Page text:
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J. L. Carr.

The Battle of Birmingham

This is a small book of verses that Carr made and and wrote on the blackboard at a school in 1940 for his pupils to copy and practice their hand writing. He reproduced the verses with comments and autobiographical notes in 1966 using a mimeographic process. The Foreword below explains why and how.

P-JLC1: First and only edition

Cover title: The Battle of Birmingham. Handwriting lessons 1940 style

Author: none stated

Publisher: none stated

Year: September, 1966

ISBN: None

Size: 218 x 144 mm

Pages: 32

Staples: two

Binding: grey thick printed paper covers

Printing method: mimeography

Paper: white

Cover artist: [J.L. Carr]

Internal illustrations: none

Number in series: none given

Colophon: none

Telephone number: none

Printing history: none stated

Number of other titles listed: none

Printed by: not stated

Copy: Kettering Public Library, ex Edmund Cooney

Image of book

Front cover (click to enlarge)

Pagination: Front cover; An Explanation of Sorts; blank page; Continued Explanation; blank page; Poem 1 and notes; Poem 2 and notes; Poem 3 and notes; Poem 4; Poem 5 and notes; Poem 6 and notes; Poem 7 and notes; Poem 8 and notes; Poem 9 and notes; Poem 10 and notes; Poem 11 and notes; Poem 12 and notes; Poem 13; Poem 14 and notes; Poem 15 and notes; Poem 16 and notes; Poem 17 and notes; Poem 18 and notes; Poem 19 and notes; Poem 20 and notes; Poem 21 and notes; Poem 22 and notes; blank page; Poem 23 and notes; blank page; blank page; blank page; rear cover.

Notes: Except for the 'Explanation', which is typed, the verses and comments are written by hand. The verses are not titled. Underneath most verses is a short explanatory note or an autobiographical recollection.


Before going any further, I concede the banality and incompetence of these verses. Their only possible interest is for a few Birmingham people who were in the same vacuum at the time. Their only faint justification for being duplicated into a few copies is that I suppose that they might be considered as a minor social document of a particular time and place.

I was clearing out an attic the other day and came across a boy’s exercise book in which were copied these verses. This is how they came to be there.

In 1939, I returned westwards across Asia from a year teaching in the USA and went back to my old lodgings in Handsworth Wood Road, believing then that I should soon be called-up, I took a temporary post at Hastings Road Senior School, Kingstanding. Except for the removal of the glass panes from windows set in the room doors and a few desultory air-raid drills, the school carried on its previous routine. In April, 1940, I went to relieve an evacuated school in Chepstow and then the war really began. In Cardiff station I saw half-clothed and weaponless survivors of Dunkirk, half-stunned in a train chalk marked ‘DID WE SEE THE RAF? DID WE HELL!’. Soon after that air attacks on Bristol began but, by September, threat of invasion was over and scattered night attacks on midland cities began.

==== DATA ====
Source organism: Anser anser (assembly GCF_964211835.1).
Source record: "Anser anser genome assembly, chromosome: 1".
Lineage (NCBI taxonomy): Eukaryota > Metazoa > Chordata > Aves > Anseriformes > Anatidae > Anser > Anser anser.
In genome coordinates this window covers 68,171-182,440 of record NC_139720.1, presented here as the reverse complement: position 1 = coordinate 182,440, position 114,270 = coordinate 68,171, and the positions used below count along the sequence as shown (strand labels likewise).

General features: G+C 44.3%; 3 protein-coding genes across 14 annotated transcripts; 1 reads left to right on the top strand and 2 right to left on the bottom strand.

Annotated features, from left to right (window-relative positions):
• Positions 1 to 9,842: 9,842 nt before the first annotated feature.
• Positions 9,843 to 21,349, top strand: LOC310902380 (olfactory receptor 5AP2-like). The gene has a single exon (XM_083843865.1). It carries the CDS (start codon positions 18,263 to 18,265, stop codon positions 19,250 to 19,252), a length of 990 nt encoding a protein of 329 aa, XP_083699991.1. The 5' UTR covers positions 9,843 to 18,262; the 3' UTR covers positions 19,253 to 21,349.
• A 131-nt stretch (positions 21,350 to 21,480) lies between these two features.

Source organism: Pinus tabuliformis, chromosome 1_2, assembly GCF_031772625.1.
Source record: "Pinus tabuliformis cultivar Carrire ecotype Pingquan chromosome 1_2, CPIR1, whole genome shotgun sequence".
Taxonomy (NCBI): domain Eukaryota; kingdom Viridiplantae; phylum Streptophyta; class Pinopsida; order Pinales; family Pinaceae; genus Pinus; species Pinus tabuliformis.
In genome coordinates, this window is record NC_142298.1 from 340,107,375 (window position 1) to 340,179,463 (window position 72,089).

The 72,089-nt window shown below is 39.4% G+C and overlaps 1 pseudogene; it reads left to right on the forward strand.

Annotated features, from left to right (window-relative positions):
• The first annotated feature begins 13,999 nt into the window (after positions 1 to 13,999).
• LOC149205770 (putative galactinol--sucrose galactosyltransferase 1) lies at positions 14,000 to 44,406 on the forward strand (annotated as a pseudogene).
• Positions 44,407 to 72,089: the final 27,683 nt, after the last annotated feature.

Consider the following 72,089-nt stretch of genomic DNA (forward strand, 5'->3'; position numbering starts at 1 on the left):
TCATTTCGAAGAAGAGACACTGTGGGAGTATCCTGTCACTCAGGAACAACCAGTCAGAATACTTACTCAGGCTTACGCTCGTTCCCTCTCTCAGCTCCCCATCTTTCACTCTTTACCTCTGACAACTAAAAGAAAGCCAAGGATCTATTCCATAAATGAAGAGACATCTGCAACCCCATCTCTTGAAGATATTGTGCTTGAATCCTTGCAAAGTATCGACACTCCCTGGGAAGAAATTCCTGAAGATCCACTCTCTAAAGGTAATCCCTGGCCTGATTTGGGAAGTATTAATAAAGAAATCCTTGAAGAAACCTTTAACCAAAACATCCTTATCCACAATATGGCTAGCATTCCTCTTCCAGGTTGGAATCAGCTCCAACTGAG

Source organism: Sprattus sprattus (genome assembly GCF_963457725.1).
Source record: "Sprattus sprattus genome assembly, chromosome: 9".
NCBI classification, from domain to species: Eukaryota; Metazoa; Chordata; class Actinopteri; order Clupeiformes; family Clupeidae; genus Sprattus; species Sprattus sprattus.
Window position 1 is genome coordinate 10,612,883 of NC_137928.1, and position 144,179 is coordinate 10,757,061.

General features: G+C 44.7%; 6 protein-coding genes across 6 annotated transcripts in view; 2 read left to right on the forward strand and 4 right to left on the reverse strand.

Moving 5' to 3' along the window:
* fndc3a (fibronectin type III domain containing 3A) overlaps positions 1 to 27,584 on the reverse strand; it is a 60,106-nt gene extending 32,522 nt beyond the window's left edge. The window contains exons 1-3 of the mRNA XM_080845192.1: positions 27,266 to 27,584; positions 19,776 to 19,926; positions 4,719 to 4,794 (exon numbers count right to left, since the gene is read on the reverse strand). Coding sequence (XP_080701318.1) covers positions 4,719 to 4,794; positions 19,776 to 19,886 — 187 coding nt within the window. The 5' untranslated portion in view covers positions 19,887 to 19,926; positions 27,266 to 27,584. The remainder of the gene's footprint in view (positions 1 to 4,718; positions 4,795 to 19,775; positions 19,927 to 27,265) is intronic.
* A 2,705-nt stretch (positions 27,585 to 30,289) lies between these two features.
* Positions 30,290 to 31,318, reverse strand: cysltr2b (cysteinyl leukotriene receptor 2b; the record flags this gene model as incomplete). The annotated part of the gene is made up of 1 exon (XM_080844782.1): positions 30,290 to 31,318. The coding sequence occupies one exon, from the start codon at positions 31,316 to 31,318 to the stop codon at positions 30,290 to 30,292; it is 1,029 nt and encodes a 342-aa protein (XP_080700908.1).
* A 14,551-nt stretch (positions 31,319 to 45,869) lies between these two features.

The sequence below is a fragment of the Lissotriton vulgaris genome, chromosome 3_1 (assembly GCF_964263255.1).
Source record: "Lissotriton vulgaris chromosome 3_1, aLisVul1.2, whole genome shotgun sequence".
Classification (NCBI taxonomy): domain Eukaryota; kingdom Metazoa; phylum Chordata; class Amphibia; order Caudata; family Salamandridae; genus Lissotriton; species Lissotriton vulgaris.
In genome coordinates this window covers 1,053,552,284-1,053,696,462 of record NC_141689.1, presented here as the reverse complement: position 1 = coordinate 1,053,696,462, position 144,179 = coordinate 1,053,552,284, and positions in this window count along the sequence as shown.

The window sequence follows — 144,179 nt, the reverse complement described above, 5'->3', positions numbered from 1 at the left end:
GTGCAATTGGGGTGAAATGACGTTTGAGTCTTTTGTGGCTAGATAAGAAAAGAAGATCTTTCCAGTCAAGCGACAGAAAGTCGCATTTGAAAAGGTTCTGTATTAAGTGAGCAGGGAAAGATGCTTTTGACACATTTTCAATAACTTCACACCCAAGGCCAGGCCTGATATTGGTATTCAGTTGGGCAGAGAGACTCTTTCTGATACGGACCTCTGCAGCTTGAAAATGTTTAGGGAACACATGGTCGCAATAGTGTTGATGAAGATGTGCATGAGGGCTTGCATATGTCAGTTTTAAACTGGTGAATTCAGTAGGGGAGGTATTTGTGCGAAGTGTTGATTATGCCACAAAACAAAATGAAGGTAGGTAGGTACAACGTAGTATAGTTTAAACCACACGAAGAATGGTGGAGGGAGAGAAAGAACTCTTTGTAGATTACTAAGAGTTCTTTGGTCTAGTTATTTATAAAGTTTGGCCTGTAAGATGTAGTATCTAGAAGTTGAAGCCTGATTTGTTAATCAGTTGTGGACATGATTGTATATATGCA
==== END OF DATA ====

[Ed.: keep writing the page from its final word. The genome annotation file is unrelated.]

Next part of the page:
When I returned to Hastings Road the youngest teachers already had gone and, knowing that I’d only a few weeks left, the headmaster gave me a form of boys of low academic ability. For some reason they had about three handwriting periods each week and I soon found that the poetry he had asked me to give the form to copy meant very little to even those who understood its vocabulary. So I got into the habit of ‘roughing’ out a few lines in the staff-room on scraps of paper and then making some sort of pattern as I wrote them on the blackboard. (It had the same dangerous excitement as an amateur tightrope walk because there was no retreat since the form wrote it down as fast as I chalked it up!)

As far as I was able I made the verses suit the times and the situation and salved my conscience by reflecting that they had ‘Literature’ at other times of the week as an antidote. The important thing was to get the right slope, height and depth. . .

When I left in October I unscrupulously must have impounded the exercise book of the best writer.

And thus back to the attic twenty-six years later ...

27 Mill Dale Road, Kettering, September 1966

Although Carr's Battle of Birmingham had a design by Carr of searchlights on the cover, representing the bombing of the city by the Germans (Carr was acting as an air-raid warden before he was called up), there had also been a Battle of Birmingham in 1643, during the English civil war.